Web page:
Uncle Tom's Cabin on Film 2: Tomming Today


    Universal's $2 million 1927 production was the last American film version of Uncle Tom's Cabin. M-G-M considered remaking the movie in 1946, but a protest from the N.A.A.C.P. halted the project.* In 1958 an abridged version of the Universal film, with voice-over narration by Raymond Massey, was unsuccessfully released (in part, apparently, in response to a re-release of D. W. Griffith's Birth of a Nation). In 1969 a version was made in Germany with a pan-European cast, and briefly released into American theaters. In 1987 Showtime produced a made-for-TV version, with Avery Brooks as Uncle Tom, Samuel L. Jackson as George Harris and Phylicia Rashad as Eliza. Eighty years after the Universal film, it seems less likely than ever that Hollywood will remake Uncle Tom, but under other names and guises, Uncle Tom himself, the character Stowe created over a century and a half ago, remains a staple of the film industry.
"Not while Mas'r is in trouble," said Tom. "I'll stay with Mas'r
as long as he wants me,--so as I can be of any use." (Chapter 28)




    In Flight to Canada (1976), Ishmael Reed's revisionary send up of Stowe's novel, one moment shines a brilliant light on the cultural power of the figure of Uncle Tom. Raven Quickskill, a fugitive slave, has been caught by the two Tracers his master hired to bring him back to slavery. Quickskill notices one of the men has a cold, and offers to get him some vitamin C from the bathroom. While the men look over a copy of Uncle Tom's Cabin -- "I hear [Stowe] made a pile on this book," one says -- he goes into the bathroom and out the window, recovering his freedom.* The Tracers would not normally let Quickskill out of their sight, but they can believe a black man would be more concerned about a white man's cold than the threat to his own liberty. As far-fetched as this notion might sound, Reed really didn't have to go very far to find it. Right there in the novel the Tracers are looking at is the scene in Chapter 28, for example, in which Tom tells St. Clare that even if St. Clare frees him, his freedom and family can wait until "mas'r" has no further use for him: "I'll stay as long as Mas'r is in trouble."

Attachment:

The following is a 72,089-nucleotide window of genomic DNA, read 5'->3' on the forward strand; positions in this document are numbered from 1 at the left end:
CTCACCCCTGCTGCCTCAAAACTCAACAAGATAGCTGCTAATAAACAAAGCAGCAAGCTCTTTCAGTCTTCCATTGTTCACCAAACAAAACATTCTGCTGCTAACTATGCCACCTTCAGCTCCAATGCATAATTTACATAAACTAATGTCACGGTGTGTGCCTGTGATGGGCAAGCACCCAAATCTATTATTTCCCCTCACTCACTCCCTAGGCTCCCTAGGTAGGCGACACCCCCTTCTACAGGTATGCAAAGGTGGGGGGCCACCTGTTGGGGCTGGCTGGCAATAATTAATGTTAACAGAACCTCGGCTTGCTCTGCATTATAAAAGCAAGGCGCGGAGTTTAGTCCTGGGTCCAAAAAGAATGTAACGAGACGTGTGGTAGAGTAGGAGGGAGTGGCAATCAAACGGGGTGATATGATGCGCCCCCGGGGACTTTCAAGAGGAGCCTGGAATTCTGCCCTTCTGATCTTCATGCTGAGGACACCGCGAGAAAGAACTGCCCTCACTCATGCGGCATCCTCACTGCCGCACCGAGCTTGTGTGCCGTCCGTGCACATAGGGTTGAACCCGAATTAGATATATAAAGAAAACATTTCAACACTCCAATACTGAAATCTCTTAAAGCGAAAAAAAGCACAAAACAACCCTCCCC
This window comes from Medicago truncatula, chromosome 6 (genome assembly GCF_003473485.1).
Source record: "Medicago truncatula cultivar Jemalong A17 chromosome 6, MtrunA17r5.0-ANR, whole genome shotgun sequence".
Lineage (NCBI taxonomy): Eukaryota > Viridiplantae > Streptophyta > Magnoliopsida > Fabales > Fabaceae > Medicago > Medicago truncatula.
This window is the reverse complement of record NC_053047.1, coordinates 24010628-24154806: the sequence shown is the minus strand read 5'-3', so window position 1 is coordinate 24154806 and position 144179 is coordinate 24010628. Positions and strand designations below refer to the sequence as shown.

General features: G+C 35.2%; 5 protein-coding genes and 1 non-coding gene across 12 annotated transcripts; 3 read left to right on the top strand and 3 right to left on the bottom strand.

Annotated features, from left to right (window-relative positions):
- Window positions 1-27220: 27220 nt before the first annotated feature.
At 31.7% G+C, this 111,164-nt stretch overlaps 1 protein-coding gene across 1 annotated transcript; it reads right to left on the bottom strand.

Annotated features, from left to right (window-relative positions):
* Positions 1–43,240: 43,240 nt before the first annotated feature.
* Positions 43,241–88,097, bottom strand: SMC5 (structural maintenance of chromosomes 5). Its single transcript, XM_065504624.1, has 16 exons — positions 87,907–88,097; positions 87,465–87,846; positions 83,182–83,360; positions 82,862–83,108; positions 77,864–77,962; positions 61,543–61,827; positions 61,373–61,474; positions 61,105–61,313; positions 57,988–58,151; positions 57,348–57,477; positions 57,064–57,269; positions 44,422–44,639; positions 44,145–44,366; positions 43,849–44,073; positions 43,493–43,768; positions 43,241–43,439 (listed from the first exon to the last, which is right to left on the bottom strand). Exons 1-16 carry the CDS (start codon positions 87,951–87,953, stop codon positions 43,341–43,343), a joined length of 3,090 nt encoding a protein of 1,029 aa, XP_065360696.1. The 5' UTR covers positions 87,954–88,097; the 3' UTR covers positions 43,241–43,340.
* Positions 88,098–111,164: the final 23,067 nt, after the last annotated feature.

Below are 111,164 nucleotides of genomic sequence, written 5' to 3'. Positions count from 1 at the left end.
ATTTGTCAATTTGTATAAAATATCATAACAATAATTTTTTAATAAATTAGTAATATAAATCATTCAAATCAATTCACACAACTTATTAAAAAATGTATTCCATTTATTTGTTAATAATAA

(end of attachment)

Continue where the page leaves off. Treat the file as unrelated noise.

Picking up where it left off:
St. Clare's "trouble" is spiritual. The vitamin Tom provides is his great spirituality, which paradoxically is the result of his extraordinary deprivation. After he was sold, he tells St. Clare one chapter earlier, "I felt as if there weren't nothin' left." Out of this suffering comes his faith -- "I's so happy, and loves everybody, and feels willin' jest to be the Lord's" -- and this faith he makes available to the white man who has lost his child: "I know He's willin' to do [the same] for Mas'r." In fact, St. Clare is saved by Tom -- though Tom is never freed by St. Clare.

    In the novel Tom is not an "Uncle Tom," which the dictionary defines as a black person who abjectly sells out the interests of his race to curry favor with the white power structure. Malcolm X's speeches and his Autobiography are probably most directly responsible for giving the term the rhetorical force it has today. As far as I've been able to discover, this idea of "an Uncle Tom" first emerges during the years immediately after World War I. Beginning in 1919, Marcus Garvey and his followers made "Uncle Tom is dead" one of the slogans of their nationalist movement. In the mid-1920s, the campaign that A. Philip Randolph led to unionize the Pullman porters repeatedly stigmatized those who opposed them as "Uncle Toms" serving the bosses. (The archive contains a SECTION with examples of these early 20th century texts and images.)

    It's not clear to me how this usage came about. In the novel Tom never betrays other blacks. The first time Simon Legree whips him, it's because Tom will not obey the order to whip Lucy, and Legree beats him to death because Tom will not reveal where Cassy and Emmeline are hiding.